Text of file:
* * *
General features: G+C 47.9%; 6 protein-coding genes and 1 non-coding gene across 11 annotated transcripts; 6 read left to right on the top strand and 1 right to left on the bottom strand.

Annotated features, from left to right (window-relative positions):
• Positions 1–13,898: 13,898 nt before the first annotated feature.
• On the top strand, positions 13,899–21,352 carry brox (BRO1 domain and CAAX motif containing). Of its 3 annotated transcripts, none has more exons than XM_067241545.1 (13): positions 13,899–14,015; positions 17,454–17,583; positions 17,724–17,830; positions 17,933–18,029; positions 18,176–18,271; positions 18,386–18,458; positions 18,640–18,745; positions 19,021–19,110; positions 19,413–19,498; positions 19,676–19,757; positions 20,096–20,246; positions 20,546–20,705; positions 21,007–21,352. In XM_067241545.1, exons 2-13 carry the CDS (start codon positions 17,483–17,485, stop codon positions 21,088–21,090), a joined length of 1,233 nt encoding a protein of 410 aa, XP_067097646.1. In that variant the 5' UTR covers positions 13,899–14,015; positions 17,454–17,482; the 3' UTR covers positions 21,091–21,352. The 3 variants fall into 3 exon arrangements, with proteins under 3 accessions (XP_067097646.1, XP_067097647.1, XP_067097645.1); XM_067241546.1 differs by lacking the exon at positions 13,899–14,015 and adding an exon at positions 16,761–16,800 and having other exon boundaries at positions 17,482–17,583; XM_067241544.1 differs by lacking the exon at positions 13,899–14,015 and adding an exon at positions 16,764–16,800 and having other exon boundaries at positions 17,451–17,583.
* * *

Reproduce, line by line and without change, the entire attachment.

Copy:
General features: G+C 47.9%; 6 protein-coding genes and 1 non-coding gene across 11 annotated transcripts; 6 read left to right on the top strand and 1 right to left on the bottom strand.

Annotated features, from left to right (window-relative positions):
• Positions 1–13,898: 13,898 nt before the first annotated feature.
• On the top strand, positions 13,899–21,352 carry brox (BRO1 domain and CAAX motif containing). Of its 3 annotated transcripts, none has more exons than XM_067241545.1 (13): positions 13,899–14,015; positions 17,454–17,583; positions 17,724–17,830; positions 17,933–18,029; positions 18,176–18,271; positions 18,386–18,458; positions 18,640–18,745; positions 19,021–19,110; positions 19,413–19,498; positions 19,676–19,757; positions 20,096–20,246; positions 20,546–20,705; positions 21,007–21,352. In XM_067241545.1, exons 2-13 carry the CDS (start codon positions 17,483–17,485, stop codon positions 21,088–21,090), a joined length of 1,233 nt encoding a protein of 410 aa, XP_067097646.1. In that variant the 5' UTR covers positions 13,899–14,015; positions 17,454–17,482; the 3' UTR covers positions 21,091–21,352. The 3 variants fall into 3 exon arrangements, with proteins under 3 accessions (XP_067097646.1, XP_067097647.1, XP_067097645.1); XM_067241546.1 differs by lacking the exon at positions 13,899–14,015 and adding an exon at positions 16,761–16,800 and having other exon boundaries at positions 17,482–17,583; XM_067241544.1 differs by lacking the exon at positions 13,899–14,015 and adding an exon at positions 16,764–16,800 and having other exon boundaries at positions 17,451–17,583.